Unless there are medical complications or suicidal tendencies, rarely will an insurance company keep a BED patient in residential or inpatient. The short time spent is largely intake and orientation, using up valuable treatment dollars that may be better spent on a longer-term IOP setting. That said, stopping the binge process sometimes needs a week or two to interrupt and reset.
Q: What is the role of intuitive eating in treating Binge Eating Disorder?
Dr. Anderson: Similar to anorexia, [intuitive eating] is the end goal, yet BED has the same problem with poor interoception regulated by the insula in the brain. Interoception is the ability, or lack thereof, to sense and read our internal feedback loops like hunger.
Leaving someone with out-of-control-eating and/or a restrict-binge cycle to determine when, what, and how much to eat is not helpful. They need more guidance in the beginning. Similar to resetting your sleep clock in circadian disorder, we have to reset our eating cycles.
The other thing many don’t understand is that BED in regards to eating disorder pathology looks very similar to other eating disorders in that it is largely driven by the thin ideal and diet or restrictive mindset. It is the restrictive behavior and mindset that evokes a counteraction of bingeing out of our own internal (or natural) drive to survive.
There is a whole psychological side to wanting what we can’t have, so when prescribing food plans, it has to be executed with care. That’s where mindful eating comes in, changing eating patterns must come from the inside out; an intrinsic change that is value-driven. Such as feeling better instead of looking better…you can see that the end game involves mechanisms that first have to restore interoception and challenge the thin ideal.
Q: Any final thoughts?
Dr. Anderson: I think our biggest challenge with treating BED is reaching those suffering. Most people with BED don’t consider themselves to have an eating disorder. They believe they have a weight disorder, and that’s exactly where they end up in professional weight loss settings, including bariatric surgery centers. And that’s another conversation altogether.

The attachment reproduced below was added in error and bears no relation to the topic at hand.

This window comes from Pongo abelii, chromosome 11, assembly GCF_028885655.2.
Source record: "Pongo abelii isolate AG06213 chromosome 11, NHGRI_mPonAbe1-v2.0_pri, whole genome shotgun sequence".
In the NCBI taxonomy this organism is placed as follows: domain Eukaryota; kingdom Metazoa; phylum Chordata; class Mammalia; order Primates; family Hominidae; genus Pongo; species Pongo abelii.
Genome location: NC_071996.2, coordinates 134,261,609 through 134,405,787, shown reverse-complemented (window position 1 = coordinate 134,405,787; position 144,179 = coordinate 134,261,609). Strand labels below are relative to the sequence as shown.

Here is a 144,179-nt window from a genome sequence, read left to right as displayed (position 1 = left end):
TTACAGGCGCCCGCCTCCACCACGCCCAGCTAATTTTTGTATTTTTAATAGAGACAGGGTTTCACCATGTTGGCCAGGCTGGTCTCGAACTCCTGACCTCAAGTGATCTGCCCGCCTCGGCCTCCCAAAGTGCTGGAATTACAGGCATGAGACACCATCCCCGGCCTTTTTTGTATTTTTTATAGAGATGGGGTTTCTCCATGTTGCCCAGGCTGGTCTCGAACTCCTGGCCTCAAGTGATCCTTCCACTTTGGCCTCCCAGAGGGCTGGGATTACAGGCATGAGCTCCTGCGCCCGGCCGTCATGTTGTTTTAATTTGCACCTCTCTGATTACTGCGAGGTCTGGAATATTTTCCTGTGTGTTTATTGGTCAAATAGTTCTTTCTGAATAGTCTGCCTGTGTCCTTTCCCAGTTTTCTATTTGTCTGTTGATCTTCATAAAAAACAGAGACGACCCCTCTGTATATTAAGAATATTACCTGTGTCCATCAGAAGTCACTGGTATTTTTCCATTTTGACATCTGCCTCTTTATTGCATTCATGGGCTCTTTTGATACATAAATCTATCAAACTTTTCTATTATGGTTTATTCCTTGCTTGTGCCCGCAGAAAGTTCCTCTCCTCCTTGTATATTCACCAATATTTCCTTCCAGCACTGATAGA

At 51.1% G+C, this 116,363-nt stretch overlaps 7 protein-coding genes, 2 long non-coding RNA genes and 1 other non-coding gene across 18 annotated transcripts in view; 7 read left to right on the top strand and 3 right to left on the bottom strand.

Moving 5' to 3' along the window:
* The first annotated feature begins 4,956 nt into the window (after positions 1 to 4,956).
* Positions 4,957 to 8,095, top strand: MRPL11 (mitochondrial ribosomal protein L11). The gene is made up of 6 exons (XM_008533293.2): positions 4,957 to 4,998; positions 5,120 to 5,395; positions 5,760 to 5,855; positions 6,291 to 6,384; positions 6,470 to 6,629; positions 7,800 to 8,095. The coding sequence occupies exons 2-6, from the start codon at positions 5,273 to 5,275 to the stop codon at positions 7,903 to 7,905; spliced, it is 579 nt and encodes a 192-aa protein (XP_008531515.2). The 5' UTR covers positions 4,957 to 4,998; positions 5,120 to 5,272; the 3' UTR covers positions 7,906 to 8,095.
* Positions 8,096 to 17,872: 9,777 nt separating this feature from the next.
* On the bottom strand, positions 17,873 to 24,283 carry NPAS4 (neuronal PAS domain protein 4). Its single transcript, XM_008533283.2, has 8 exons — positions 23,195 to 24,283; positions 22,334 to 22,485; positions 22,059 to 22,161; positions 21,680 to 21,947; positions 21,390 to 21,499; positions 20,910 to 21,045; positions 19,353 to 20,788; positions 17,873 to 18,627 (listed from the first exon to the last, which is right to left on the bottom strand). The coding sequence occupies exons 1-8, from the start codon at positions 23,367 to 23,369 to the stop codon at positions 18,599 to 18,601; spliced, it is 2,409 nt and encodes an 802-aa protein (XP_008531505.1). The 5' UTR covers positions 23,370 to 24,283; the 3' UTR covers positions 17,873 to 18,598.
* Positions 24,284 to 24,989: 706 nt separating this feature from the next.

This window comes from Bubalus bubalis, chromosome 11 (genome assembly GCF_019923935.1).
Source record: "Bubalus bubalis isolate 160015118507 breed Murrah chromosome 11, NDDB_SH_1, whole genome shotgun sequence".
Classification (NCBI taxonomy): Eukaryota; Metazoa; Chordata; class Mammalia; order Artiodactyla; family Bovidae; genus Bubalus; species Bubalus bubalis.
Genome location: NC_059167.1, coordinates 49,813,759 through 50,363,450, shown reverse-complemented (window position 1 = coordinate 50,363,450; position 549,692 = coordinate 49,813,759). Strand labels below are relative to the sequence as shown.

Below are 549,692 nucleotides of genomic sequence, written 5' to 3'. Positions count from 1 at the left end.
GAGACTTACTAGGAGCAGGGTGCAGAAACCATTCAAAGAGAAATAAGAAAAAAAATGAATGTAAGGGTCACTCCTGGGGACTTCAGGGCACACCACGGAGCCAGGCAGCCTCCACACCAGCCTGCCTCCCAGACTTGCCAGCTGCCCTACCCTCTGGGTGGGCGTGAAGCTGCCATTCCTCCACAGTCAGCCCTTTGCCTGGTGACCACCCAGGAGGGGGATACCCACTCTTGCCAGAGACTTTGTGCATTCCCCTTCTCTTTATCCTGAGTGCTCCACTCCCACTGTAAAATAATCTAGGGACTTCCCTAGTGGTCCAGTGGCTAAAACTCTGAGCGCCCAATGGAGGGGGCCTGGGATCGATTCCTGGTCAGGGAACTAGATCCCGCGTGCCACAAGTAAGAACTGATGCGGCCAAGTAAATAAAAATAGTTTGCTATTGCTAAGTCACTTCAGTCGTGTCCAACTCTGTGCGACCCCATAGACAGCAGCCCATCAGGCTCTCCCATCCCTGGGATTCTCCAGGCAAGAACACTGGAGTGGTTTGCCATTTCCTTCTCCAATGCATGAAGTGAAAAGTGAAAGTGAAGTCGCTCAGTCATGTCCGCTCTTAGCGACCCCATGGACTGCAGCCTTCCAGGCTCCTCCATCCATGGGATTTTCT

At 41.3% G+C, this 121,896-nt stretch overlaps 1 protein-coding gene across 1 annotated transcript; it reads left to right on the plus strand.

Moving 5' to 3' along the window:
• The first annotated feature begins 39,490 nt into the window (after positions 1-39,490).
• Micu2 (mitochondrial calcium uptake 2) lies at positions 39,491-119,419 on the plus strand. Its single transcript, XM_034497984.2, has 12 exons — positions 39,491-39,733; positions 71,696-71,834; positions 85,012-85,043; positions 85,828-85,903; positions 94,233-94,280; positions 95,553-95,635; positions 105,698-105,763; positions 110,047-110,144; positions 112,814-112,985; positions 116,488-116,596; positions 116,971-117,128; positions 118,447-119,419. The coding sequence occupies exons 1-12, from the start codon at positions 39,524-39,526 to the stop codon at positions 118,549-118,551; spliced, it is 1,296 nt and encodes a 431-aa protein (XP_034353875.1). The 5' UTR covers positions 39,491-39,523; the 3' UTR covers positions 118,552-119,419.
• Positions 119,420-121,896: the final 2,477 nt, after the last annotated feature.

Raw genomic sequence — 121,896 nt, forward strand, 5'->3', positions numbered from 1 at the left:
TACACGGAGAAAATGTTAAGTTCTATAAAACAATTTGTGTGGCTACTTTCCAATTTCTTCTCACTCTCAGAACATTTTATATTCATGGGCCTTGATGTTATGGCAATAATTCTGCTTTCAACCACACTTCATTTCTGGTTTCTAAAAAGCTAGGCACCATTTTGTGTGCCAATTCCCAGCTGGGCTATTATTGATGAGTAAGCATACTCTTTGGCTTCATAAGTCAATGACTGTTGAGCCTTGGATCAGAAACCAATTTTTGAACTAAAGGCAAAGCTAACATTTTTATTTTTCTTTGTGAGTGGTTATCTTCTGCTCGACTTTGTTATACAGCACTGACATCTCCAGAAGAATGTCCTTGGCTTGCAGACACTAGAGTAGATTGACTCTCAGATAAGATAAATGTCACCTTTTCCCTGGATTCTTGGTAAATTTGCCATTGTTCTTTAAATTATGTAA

Kari Anderson is owner and therapist at myEatingDoctor.com, which is a counseling, coaching, and consulting business for disordered eating. Having specialized in eating disorder treatment for 30 years, Kari has positioned herself as a respected clinician and leader in the field. Her new book, Food, Body, and Love, will be released in 2020.
National Eating Disorder Association. (2018, February 22). Binge Eating Disorder. Retrieved January 6, 2020, from https://www.nationaleatingdisorders.org/learn/by-eating-disorder/bed.
About the Author:
Travis Stewart, LPC has been mentoring others since 1992 and became a Licensed Professional Counselor in 2005. His counseling approach is relational and creative, helping people understand their story while also building hope for the future. Travis has experience with a wide variety of issues which might lead people to seek out professional counseling help.
This includes a special interest in helping those with compulsive and addictive behaviors such as internet and screen addiction, eating disorders, anxiety, and perfectionism. Specifically, he has worked with eating disorders since 2003 and has learned from many of the field’s leading experts. He has worked with hundreds of individuals facing life-threatening eating disorders in all levels of treatment. His website is wtravisstewart.com
The opinions and views of our guest contributors are shared to provide a broad perspective on eating disorders. These are not necessarily the views of Eating Disorder Hope, but an effort to offer a discussion of various issues by different concerned individuals.
We at Eating Disorder Hope understand that eating disorders result from a combination of environmental and genetic factors. If you or a loved one are suffering from an eating disorder, please know that there is hope for you, and seek immediate professional help.
Published January 16, 2020, on EatingDisorderHope.com
Reviewed & Approved on January 16, 2020, by Jacquelyn Ekern MS, LPC